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Annie dies and Lecon runs off somewhere. Pauline marries Dale Cree, leaving the family property to Ida. Willard Pretty Dog, who has been in the military, comes home after stepping on a mine and being patched together in Italy. He is so badly injured and mutilated that he is embarrassed about his appearance and wonít allow any one to see him. Ida and Hurlburt arrange for him to bring Willard to her house on the way home from one of his many trips to the hospital.
Ida plans a fancy supper for Willard and makes her self as attractive as she can. At first Willard refuses to get out of Father Hurlburtís car, but when he does, Ida welcomes him as if he is as attractive as he ever was. She gives him supper and talks to him without treating him like an invalid or mutant, and he ends up staying with her.
When the time comes to take Willard to the hospital for a major plastic surgery operation, Ida discovers she is pregnant. She does not tell him, planning to save the news for after his operation. The operation is a success, bringing Willard so close to his former appearance that he will no longer feel the need to hide his face. Mrs. Pretty Dog assumes that he will return home now that he no longer needs a nurse. Willard tells her that Ida is more than his nurse, that she was there for him when no one else wanted him, but as he talks, Ida realizes that he intends to stay with her and marry her out of gratitude and obligation for her kindness, not because he loves her. She rejects that type of marriage, telling him to go home with his mother. She never tells him that she is carrying his child.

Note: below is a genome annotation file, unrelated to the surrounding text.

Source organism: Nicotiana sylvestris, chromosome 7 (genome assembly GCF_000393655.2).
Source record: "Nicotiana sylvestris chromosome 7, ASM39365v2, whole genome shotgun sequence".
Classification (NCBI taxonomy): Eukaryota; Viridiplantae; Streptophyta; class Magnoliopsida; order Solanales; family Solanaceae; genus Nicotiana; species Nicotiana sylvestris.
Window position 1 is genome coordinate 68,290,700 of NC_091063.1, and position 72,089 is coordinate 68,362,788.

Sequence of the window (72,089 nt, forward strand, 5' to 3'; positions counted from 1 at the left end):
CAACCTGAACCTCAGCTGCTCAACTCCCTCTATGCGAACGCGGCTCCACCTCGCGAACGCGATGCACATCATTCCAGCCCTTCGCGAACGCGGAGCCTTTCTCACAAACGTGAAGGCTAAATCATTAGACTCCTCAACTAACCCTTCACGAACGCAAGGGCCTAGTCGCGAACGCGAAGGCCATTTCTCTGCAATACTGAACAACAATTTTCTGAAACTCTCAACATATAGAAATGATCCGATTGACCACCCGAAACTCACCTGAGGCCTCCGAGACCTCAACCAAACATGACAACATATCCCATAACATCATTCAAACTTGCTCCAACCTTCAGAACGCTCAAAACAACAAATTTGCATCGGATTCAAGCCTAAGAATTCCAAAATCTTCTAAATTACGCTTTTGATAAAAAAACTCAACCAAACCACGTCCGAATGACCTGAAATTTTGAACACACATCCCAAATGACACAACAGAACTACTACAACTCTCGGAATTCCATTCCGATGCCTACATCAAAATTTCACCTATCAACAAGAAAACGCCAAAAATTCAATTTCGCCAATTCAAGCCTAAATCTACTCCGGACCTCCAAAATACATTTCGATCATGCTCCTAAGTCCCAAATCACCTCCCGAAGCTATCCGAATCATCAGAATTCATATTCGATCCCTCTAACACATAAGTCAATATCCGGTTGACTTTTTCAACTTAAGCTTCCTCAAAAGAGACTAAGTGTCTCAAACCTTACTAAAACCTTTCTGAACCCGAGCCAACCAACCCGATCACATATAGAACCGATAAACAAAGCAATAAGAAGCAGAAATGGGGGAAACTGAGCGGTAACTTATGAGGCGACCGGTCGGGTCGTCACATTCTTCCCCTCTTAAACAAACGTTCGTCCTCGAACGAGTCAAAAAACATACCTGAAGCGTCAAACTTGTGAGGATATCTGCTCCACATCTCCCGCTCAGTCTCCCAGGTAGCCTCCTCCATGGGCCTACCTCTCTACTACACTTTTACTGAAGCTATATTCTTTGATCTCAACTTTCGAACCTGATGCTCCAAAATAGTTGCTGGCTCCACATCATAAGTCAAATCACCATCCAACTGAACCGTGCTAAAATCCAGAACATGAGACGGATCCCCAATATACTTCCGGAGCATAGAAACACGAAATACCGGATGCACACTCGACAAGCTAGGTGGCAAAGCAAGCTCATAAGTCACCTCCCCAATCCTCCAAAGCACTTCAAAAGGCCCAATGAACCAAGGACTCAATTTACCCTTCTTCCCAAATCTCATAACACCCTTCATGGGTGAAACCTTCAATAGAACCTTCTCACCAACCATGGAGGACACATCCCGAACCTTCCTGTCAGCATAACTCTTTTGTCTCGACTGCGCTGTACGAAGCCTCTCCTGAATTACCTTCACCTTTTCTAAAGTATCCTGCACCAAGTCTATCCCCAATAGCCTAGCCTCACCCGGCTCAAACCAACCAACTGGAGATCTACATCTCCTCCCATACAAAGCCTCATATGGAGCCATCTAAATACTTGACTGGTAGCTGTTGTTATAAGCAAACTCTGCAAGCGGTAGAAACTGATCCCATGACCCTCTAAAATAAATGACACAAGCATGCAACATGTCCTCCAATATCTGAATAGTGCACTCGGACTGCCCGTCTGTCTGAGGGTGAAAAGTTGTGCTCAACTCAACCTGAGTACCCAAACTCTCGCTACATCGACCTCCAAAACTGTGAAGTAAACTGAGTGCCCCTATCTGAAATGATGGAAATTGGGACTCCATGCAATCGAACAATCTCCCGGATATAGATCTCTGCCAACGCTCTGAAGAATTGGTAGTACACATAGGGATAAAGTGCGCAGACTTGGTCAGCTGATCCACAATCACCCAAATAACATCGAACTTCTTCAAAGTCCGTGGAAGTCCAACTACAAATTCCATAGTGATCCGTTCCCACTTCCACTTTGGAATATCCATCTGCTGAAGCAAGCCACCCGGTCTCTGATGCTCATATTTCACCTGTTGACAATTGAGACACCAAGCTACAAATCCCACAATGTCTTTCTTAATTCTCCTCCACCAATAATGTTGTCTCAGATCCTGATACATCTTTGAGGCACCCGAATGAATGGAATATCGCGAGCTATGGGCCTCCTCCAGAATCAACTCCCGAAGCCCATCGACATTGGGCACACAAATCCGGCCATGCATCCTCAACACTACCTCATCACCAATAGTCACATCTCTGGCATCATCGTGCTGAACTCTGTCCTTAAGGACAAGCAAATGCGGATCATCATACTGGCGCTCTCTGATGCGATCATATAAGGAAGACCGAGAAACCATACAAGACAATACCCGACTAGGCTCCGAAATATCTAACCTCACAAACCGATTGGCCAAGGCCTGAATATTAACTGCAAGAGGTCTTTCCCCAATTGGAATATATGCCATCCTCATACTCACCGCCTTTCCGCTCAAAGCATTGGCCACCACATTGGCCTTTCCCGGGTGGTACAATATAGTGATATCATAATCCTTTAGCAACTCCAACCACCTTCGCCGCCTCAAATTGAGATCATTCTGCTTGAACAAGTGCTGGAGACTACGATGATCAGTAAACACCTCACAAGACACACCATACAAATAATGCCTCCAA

Willardís baby is "a picture," a "beauty without a mar." Ida names him after her father Lecon, but says he will be called "Lee" to be different.
When Ida says she should have said no to Willard, we have to wonder when she ever said yes to him. She was the one who reached out to him and took him in; she was the one who showed him that he was still capable of a relationship, scarred though he was. And when he would have married her out of gratitude and a sense of obligation, she did say no to him even though that meant rearing another illegitimate child. Lee in his perfection and his weakness becomes a symbol of her unrealized dreams. She is suggesting that she should have shielded her heart against everyone, but at the same time acknowledges that when she did try to withhold her love, she was hurt as much as if she hadnít.
The quickness with which Ida recognizes that Willard intends to marry her out of obligation and gratitude rather than love, and her ability to refuse is spite of her love for him is a striking indication of the depth of her character as is the fact that she never told Lee who is father was. In fact, her insistence that both children call her "Aunt Ida" goes a long way in implying that both Christine and Lee had the same father; her explanation that she wanted them to call her aunt because they were born out of wedlock demonstrates her strength and determination to take whatever life hands her without asking for favors from anyone.